Thu. May 26th, 2022


Reserve Bank of Australia’s move means millions of Australians face higher repayments on their home loans.

Australia’s central bank has raised interest rates for the first time in more than a decade, following the lead of a growing list of Asia-Pacific economies taking action to tame rising inflation.

The Reserve Bank of Australia (RBA) on Tuesday raised the benchmark interest rate to 0.35 percent, up from a record low of 0.1 percent.

The first rate hike since late 2010 comes after Australia’s consumer prices surged at the fastest pace in two decades during the first quarter on the back of surging petrol, home building and food costs.

The higher benchmark rate – which reflects the interest banks charge on loans to each other – means millions of Australians will face higher repayments on their home loans.

The average holder of a 500,000 Australian dollar ($355,000) mortgage could pay an extra 65 Australian dollars ($46) a month in repayments if banks pass on the higher interest rate in full, according to data from RateCity.

Mariano Kulish, an economics professor at the University of Sydney who formerly worked at the RBA, said the central bank’s decision marked a “big change” from its relatively relaxed stance on inflation just a few months previously.

“I think there are two big elements,”  Kulish told Al Jazeera. “One is that monetary policy normalisation has already started in the United States. Advanced economies are concerned.”

“I think the last two readings of inflation… suggests they got a very big surprise and they are concerned with inflation becoming ingrained or more persistent here, so it justifies moving sooner rather than later,” he said.

Tim Harcourt, chief economist at the Institute for Public Policy and Governance (IPPG) at the University of Technology Sydney, said the central bank had little choice but to announce a moderate rate hike as inflation has been running well ahead of its 2-3 percent target.

“But this buys them space if the global economy slows throughout the year,” Harcourt told Al Jazeera.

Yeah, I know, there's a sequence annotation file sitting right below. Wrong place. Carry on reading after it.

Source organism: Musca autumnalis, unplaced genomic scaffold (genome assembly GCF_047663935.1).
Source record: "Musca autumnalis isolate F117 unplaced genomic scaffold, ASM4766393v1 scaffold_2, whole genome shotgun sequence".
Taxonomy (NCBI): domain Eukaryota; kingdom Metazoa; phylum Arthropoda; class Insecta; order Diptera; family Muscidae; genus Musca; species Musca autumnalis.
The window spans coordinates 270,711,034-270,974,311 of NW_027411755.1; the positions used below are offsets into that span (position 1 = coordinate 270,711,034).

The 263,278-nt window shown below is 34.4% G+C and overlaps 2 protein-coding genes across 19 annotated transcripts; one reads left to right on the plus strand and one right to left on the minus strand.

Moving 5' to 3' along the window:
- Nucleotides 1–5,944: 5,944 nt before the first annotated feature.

Australia’s annual rate of inflation hit 5.1 percent in the January-March period, the highest since 2001.

While widely expected, the RBA’s decision could have a significant influence on the trajectory of Australia’s upcoming federal election on May 21.

Prime Minister Scott Morrison’s Liberal National Party has been trailing the centre-left Labor Party in the race, which is being fought on a number of issues, including the rising cost of living.

The RBA last raised interest rates in the middle of an election race in 2007, during John Howard’s unsuccessful bid to secure a fifth consecutive term in power.

Ahead of the RBA’s decision, Morrison said voters would understand that an increase in interest rates would be due to global events and not his government’s handling of the economy.

“The situation that Australia faces is a situation faced all around the world and I think Australians understand that,” Morrison told reporters.

Reserve Bank governor Philip Lowe said the combination of high inflation figures and evidence of improving wage growth called for the normalising of interest rates after years of being on emergency footing.

“The board is committed to doing what is necessary to ensure that inflation in Australia returns to target over time,” he said in a post-meeting statement.

Australia is the latest Asia-Pacific economy to raise interest rates in recent weeks, following South Korea, Singapore and New Zealand.



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By Joy

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